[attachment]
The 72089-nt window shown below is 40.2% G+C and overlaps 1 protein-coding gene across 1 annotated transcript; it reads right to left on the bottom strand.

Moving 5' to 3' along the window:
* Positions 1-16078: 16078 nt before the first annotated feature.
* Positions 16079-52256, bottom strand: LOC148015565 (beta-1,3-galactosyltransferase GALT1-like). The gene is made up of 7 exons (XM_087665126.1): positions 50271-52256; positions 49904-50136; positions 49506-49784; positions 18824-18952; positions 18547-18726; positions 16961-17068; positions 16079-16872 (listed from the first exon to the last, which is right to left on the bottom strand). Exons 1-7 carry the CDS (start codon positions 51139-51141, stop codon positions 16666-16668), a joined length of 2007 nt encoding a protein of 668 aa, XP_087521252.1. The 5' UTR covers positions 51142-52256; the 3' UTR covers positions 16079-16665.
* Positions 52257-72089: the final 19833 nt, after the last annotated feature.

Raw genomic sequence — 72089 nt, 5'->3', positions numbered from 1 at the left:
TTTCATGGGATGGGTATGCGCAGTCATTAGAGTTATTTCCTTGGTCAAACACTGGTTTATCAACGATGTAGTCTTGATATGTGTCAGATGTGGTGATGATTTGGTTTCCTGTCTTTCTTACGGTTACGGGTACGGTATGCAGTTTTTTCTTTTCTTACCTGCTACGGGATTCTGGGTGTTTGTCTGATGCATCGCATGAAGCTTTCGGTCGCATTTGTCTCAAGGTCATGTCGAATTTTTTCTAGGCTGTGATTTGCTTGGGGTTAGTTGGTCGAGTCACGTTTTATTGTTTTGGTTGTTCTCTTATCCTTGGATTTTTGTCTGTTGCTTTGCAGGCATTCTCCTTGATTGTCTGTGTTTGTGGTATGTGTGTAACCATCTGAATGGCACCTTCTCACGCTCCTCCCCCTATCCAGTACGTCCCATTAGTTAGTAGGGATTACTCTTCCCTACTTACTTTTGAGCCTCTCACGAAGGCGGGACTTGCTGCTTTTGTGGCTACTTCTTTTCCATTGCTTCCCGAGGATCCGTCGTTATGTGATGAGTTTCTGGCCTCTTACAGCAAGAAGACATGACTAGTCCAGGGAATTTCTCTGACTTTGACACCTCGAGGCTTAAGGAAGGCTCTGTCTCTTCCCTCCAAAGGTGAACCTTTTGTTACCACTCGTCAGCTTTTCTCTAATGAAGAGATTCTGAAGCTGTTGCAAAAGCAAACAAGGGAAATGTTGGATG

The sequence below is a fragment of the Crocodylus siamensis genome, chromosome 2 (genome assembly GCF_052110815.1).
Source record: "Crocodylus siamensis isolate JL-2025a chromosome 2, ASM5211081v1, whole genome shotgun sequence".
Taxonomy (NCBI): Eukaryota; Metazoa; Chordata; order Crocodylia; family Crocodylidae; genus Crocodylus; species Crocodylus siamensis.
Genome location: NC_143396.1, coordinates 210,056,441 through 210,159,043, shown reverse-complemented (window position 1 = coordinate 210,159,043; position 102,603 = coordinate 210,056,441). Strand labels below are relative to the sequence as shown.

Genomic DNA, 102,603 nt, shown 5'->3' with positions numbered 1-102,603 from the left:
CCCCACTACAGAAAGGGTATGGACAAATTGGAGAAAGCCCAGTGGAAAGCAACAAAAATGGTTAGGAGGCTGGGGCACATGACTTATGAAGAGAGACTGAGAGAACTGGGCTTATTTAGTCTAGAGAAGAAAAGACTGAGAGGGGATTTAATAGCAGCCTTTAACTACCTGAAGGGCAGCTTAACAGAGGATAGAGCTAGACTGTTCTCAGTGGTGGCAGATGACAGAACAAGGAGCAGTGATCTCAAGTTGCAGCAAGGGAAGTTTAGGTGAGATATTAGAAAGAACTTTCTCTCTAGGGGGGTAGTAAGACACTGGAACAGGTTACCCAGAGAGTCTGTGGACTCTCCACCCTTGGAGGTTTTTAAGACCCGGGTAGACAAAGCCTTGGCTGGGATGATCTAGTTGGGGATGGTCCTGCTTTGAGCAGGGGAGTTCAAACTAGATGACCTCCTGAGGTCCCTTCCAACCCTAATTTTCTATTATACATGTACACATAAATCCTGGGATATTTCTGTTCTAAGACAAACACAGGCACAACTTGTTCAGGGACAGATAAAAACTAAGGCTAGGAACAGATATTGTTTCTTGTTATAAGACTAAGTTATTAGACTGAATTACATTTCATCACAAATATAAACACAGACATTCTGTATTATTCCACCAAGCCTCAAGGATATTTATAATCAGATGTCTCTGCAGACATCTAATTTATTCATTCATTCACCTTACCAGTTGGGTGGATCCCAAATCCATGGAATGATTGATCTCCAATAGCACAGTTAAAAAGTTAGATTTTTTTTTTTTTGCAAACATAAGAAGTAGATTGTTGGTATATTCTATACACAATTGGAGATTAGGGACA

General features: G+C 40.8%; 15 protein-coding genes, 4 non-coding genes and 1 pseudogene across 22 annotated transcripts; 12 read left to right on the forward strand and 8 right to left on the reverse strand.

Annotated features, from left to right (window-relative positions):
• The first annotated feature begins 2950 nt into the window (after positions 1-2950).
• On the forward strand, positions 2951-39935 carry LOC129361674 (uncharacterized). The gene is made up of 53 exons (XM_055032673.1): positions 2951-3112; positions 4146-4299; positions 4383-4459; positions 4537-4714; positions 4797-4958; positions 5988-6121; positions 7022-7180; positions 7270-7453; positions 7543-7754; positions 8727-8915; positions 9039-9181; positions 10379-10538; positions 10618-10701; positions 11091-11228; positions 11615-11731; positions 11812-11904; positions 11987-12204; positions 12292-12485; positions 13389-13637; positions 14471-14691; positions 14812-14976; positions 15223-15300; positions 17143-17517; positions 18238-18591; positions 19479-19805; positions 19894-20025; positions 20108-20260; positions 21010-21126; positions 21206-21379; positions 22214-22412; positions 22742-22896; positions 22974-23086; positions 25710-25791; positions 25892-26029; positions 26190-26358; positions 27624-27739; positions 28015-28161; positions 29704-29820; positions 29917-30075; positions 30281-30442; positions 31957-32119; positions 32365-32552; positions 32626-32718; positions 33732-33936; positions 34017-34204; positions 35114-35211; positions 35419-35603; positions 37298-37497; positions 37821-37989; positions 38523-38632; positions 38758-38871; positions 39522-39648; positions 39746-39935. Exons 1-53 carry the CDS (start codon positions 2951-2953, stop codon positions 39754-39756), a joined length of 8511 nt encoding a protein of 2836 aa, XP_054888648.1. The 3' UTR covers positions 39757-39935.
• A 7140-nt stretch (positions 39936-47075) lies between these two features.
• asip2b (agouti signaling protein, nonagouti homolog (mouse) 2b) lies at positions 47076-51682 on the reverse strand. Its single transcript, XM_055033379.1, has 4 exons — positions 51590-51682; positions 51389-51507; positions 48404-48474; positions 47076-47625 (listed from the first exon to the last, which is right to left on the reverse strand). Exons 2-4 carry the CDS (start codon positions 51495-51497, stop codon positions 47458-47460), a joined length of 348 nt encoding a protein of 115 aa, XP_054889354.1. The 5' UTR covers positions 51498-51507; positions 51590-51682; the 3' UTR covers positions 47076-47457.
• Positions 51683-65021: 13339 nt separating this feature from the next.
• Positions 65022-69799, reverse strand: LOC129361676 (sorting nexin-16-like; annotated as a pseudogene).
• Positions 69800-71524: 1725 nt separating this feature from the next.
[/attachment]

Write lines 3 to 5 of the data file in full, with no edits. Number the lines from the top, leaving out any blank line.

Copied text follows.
* Positions 1-16078: 16078 nt before the first annotated feature.
* Positions 16079-52256, bottom strand: LOC148015565 (beta-1,3-galactosyltransferase GALT1-like). The gene is made up of 7 exons (XM_087665126.1): positions 50271-52256; positions 49904-50136; positions 49506-49784; positions 18824-18952; positions 18547-18726; positions 16961-17068; positions 16079-16872 (listed from the first exon to the last, which is right to left on the bottom strand). Exons 1-7 carry the CDS (start codon positions 51139-51141, stop codon positions 16666-16668), a joined length of 2007 nt encoding a protein of 668 aa, XP_087521252.1. The 5' UTR covers positions 51142-52256; the 3' UTR covers positions 16079-16665.
* Positions 52257-72089: the final 19833 nt, after the last annotated feature.